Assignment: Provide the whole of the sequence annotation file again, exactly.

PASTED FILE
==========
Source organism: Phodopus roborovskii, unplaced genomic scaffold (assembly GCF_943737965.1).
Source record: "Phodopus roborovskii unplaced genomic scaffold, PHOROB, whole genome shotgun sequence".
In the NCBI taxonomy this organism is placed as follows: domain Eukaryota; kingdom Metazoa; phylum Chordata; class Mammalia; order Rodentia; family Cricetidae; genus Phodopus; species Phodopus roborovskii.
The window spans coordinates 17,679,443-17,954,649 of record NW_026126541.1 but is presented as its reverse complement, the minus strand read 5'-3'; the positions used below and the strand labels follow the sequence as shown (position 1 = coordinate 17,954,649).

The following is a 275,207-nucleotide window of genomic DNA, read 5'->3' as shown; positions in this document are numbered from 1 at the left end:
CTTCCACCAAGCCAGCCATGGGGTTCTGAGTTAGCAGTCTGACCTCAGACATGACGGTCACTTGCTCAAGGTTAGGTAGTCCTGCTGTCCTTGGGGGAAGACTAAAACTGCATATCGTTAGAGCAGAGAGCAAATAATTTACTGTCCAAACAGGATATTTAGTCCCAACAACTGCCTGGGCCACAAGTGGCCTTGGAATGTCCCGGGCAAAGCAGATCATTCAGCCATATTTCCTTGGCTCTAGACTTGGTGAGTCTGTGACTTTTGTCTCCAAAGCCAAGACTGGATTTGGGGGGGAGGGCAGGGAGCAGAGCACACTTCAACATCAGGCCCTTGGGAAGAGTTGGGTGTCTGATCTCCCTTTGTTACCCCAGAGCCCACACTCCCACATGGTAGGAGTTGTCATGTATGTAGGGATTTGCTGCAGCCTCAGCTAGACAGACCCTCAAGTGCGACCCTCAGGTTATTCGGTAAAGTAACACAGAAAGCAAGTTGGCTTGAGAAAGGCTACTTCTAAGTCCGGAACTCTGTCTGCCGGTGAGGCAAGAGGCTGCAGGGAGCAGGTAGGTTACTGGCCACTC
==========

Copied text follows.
Source organism: Phodopus roborovskii, unplaced genomic scaffold (assembly GCF_943737965.1).
Source record: "Phodopus roborovskii unplaced genomic scaffold, PHOROB, whole genome shotgun sequence".
In the NCBI taxonomy this organism is placed as follows: domain Eukaryota; kingdom Metazoa; phylum Chordata; class Mammalia; order Rodentia; family Cricetidae; genus Phodopus; species Phodopus roborovskii.
The window spans coordinates 17,679,443-17,954,649 of record NW_026126541.1 but is presented as its reverse complement, the minus strand read 5'-3'; the positions used below and the strand labels follow the sequence as shown (position 1 = coordinate 17,954,649).

The following is a 275,207-nucleotide window of genomic DNA, read 5'->3' as shown; positions in this document are numbered from 1 at the left end:
CTTCCACCAAGCCAGCCATGGGGTTCTGAGTTAGCAGTCTGACCTCAGACATGACGGTCACTTGCTCAAGGTTAGGTAGTCCTGCTGTCCTTGGGGGAAGACTAAAACTGCATATCGTTAGAGCAGAGAGCAAATAATTTACTGTCCAAACAGGATATTTAGTCCCAACAACTGCCTGGGCCACAAGTGGCCTTGGAATGTCCCGGGCAAAGCAGATCATTCAGCCATATTTCCTTGGCTCTAGACTTGGTGAGTCTGTGACTTTTGTCTCCAAAGCCAAGACTGGATTTGGGGGGGAGGGCAGGGAGCAGAGCACACTTCAACATCAGGCCCTTGGGAAGAGTTGGGTGTCTGATCTCCCTTTGTTACCCCAGAGCCCACACTCCCACATGGTAGGAGTTGTCATGTATGTAGGGATTTGCTGCAGCCTCAGCTAGACAGACCCTCAAGTGCGACCCTCAGGTTATTCGGTAAAGTAACACAGAAAGCAAGTTGGCTTGAGAAAGGCTACTTCTAAGTCCGGAACTCTGTCTGCCGGTGAGGCAAGAGGCTGCAGGGAGCAGGTAGGTTACTGGCCACTC